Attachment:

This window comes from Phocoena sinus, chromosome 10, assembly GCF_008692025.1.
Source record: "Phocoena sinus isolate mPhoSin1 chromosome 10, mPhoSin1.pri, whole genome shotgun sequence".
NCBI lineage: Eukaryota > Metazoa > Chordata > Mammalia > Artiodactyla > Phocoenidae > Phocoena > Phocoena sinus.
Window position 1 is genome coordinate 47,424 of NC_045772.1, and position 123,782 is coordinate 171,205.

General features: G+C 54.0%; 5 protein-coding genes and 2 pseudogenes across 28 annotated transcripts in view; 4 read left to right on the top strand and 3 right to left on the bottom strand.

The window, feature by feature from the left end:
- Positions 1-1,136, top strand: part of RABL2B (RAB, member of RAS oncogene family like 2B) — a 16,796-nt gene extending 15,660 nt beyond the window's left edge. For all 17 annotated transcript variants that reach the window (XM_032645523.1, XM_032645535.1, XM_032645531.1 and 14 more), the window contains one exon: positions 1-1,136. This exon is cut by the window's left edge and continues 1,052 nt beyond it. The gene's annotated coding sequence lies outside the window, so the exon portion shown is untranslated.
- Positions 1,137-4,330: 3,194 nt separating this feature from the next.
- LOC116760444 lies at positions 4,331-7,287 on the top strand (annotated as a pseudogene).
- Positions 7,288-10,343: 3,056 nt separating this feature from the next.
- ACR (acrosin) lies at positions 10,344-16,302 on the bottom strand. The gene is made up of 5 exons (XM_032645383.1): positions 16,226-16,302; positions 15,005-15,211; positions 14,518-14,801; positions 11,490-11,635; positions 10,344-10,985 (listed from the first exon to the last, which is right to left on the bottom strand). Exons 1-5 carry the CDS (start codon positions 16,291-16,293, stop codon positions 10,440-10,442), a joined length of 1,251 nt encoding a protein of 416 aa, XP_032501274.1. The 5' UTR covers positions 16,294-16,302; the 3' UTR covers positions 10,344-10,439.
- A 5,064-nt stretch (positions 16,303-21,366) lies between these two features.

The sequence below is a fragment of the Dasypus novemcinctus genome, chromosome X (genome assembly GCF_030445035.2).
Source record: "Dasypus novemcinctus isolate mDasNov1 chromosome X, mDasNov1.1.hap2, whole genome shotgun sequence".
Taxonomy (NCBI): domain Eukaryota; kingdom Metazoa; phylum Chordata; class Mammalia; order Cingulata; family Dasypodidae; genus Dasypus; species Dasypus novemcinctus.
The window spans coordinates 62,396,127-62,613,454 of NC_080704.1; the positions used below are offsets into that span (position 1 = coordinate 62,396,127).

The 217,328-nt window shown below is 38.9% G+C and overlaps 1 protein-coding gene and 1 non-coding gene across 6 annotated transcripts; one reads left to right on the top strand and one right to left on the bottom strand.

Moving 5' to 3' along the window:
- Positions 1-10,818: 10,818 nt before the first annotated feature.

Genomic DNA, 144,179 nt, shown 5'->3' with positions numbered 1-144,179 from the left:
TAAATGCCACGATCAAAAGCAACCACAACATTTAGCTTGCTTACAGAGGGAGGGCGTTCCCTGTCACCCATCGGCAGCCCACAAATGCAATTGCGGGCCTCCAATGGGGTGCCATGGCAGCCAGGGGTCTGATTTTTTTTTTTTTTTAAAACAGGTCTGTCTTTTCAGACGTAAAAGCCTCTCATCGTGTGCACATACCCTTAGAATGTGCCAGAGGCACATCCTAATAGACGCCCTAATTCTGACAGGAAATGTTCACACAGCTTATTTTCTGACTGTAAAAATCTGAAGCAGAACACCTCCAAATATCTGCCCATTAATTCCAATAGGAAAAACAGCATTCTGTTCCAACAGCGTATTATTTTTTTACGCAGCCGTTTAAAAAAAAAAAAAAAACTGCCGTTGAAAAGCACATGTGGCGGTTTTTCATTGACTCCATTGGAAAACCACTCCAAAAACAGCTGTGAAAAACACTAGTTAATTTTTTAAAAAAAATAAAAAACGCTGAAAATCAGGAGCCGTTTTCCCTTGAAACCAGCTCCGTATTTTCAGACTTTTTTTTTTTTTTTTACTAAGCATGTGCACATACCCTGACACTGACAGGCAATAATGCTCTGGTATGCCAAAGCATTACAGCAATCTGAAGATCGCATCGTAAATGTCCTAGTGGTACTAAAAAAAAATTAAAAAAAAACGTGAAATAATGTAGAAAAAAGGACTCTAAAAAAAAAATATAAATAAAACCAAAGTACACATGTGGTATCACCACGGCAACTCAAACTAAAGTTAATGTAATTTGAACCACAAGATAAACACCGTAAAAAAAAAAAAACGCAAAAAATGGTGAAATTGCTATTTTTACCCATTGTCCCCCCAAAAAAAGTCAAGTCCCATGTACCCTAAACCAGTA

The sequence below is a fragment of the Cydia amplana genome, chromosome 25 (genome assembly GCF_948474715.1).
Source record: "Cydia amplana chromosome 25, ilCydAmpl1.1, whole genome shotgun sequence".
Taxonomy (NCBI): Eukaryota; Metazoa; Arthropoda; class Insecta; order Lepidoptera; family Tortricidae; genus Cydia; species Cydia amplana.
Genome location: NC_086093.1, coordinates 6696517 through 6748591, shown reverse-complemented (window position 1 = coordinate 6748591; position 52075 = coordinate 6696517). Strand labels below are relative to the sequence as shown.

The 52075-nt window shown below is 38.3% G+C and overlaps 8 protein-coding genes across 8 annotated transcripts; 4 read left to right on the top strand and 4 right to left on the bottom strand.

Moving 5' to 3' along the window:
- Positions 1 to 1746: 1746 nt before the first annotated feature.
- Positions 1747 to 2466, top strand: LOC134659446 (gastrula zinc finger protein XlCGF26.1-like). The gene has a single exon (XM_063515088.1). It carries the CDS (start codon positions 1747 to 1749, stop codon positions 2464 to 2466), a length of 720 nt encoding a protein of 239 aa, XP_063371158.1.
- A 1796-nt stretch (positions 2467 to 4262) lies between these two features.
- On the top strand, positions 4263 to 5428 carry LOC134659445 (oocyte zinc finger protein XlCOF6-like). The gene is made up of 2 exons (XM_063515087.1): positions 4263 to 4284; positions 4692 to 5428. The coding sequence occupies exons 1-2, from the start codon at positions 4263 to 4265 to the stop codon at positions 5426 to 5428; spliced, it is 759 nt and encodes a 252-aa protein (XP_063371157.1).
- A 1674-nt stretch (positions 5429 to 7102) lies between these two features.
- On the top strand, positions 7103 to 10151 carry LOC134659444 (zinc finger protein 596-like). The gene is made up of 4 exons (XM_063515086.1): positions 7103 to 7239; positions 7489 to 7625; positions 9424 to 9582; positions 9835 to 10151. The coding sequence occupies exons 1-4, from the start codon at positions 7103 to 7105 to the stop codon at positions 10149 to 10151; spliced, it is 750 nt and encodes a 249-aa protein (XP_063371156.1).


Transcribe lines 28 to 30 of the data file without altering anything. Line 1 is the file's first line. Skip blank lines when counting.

- Positions 1 to 1746: 1746 nt before the first annotated feature.
- Positions 1747 to 2466, top strand: LOC134659446 (gastrula zinc finger protein XlCGF26.1-like). The gene has a single exon (XM_063515088.1). It carries the CDS (start codon positions 1747 to 1749, stop codon positions 2464 to 2466), a length of 720 nt encoding a protein of 239 aa, XP_063371158.1.
- A 1796-nt stretch (positions 2467 to 4262) lies between these two features.